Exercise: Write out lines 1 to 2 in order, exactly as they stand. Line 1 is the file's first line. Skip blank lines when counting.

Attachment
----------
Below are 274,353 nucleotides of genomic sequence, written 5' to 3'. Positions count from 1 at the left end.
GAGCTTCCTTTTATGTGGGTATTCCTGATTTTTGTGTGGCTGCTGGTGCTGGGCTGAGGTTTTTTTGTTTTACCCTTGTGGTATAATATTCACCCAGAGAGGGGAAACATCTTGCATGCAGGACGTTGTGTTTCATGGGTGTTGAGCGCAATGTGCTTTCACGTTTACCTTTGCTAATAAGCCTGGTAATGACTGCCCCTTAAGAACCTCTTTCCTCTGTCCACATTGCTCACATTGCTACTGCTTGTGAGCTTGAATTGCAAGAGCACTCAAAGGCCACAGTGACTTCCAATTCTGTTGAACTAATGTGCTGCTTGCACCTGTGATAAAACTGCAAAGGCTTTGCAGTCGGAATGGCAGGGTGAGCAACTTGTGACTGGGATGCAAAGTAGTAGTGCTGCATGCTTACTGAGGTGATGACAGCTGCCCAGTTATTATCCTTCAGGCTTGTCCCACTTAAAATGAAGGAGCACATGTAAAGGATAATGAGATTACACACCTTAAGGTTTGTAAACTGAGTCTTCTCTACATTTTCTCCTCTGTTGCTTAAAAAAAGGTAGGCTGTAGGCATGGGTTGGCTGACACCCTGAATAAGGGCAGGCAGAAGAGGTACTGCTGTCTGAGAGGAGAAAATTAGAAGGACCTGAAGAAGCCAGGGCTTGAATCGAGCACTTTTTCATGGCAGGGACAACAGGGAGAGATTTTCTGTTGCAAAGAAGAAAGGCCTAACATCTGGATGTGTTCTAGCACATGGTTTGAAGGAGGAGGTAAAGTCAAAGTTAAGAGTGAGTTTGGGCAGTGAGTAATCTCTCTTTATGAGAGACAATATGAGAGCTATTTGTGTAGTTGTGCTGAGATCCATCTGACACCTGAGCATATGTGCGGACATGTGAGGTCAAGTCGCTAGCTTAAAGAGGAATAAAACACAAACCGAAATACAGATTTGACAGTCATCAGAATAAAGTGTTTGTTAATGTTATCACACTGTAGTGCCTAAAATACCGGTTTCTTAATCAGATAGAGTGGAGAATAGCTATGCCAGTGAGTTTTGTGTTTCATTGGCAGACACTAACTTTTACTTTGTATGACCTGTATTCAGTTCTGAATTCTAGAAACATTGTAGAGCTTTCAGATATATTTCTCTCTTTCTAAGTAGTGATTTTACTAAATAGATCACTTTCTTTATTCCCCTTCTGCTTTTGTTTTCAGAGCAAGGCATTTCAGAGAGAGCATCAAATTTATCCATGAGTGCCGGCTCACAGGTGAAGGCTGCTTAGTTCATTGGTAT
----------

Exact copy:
Below are 274,353 nucleotides of genomic sequence, written 5' to 3'. Positions count from 1 at the left end.
GAGCTTCCTTTTATGTGGGTATTCCTGATTTTTGTGTGGCTGCTGGTGCTGGGCTGAGGTTTTTTTGTTTTACCCTTGTGGTATAATATTCACCCAGAGAGGGGAAACATCTTGCATGCAGGACGTTGTGTTTCATGGGTGTTGAGCGCAATGTGCTTTCACGTTTACCTTTGCTAATAAGCCTGGTAATGACTGCCCCTTAAGAACCTCTTTCCTCTGTCCACATTGCTCACATTGCTACTGCTTGTGAGCTTGAATTGCAAGAGCACTCAAAGGCCACAGTGACTTCCAATTCTGTTGAACTAATGTGCTGCTTGCACCTGTGATAAAACTGCAAAGGCTTTGCAGTCGGAATGGCAGGGTGAGCAACTTGTGACTGGGATGCAAAGTAGTAGTGCTGCATGCTTACTGAGGTGATGACAGCTGCCCAGTTATTATCCTTCAGGCTTGTCCCACTTAAAATGAAGGAGCACATGTAAAGGATAATGAGATTACACACCTTAAGGTTTGTAAACTGAGTCTTCTCTACATTTTCTCCTCTGTTGCTTAAAAAAAGGTAGGCTGTAGGCATGGGTTGGCTGACACCCTGAATAAGGGCAGGCAGAAGAGGTACTGCTGTCTGAGAGGAGAAAATTAGAAGGACCTGAAGAAGCCAGGGCTTGAATCGAGCACTTTTTCATGGCAGGGACAACAGGGAGAGATTTTCTGTTGCAAAGAAGAAAGGCCTAACATCTGGATGTGTTCTAGCACATGGTTTGAAGGAGGAGGTAAAGTCAAAGTTAAGAGTGAGTTTGGGCAGTGAGTAATCTCTCTTTATGAGAGACAATATGAGAGCTATTTGTGTAGTTGTGCTGAGATCCATCTGACACCTGAGCATATGTGCGGACATGTGAGGTCAAGTCGCTAGCTTAAAGAGGAATAAAACACAAACCGAAATACAGATTTGACAGTCATCAGAATAAAGTGTTTGTTAATGTTATCACACTGTAGTGCCTAAAATACCGGTTTCTTAATCAGATAGAGTGGAGAATAGCTATGCCAGTGAGTTTTGTGTTTCATTGGCAGACACTAACTTTTACTTTGTATGACCTGTATTCAGTTCTGAATTCTAGAAACATTGTAGAGCTTTCAGATATATTTCTCTCTTTCTAAGTAGTGATTTTACTAAATAGATCACTTTCTTTATTCCCCTTCTGCTTTTGTTTTCAGAGCAAGGCATTTCAGAGAGAGCATCAAATTTATCCATGAGTGCCGGCTCACAGGTGAAGGCTGCTTAGTTCATTGGTAT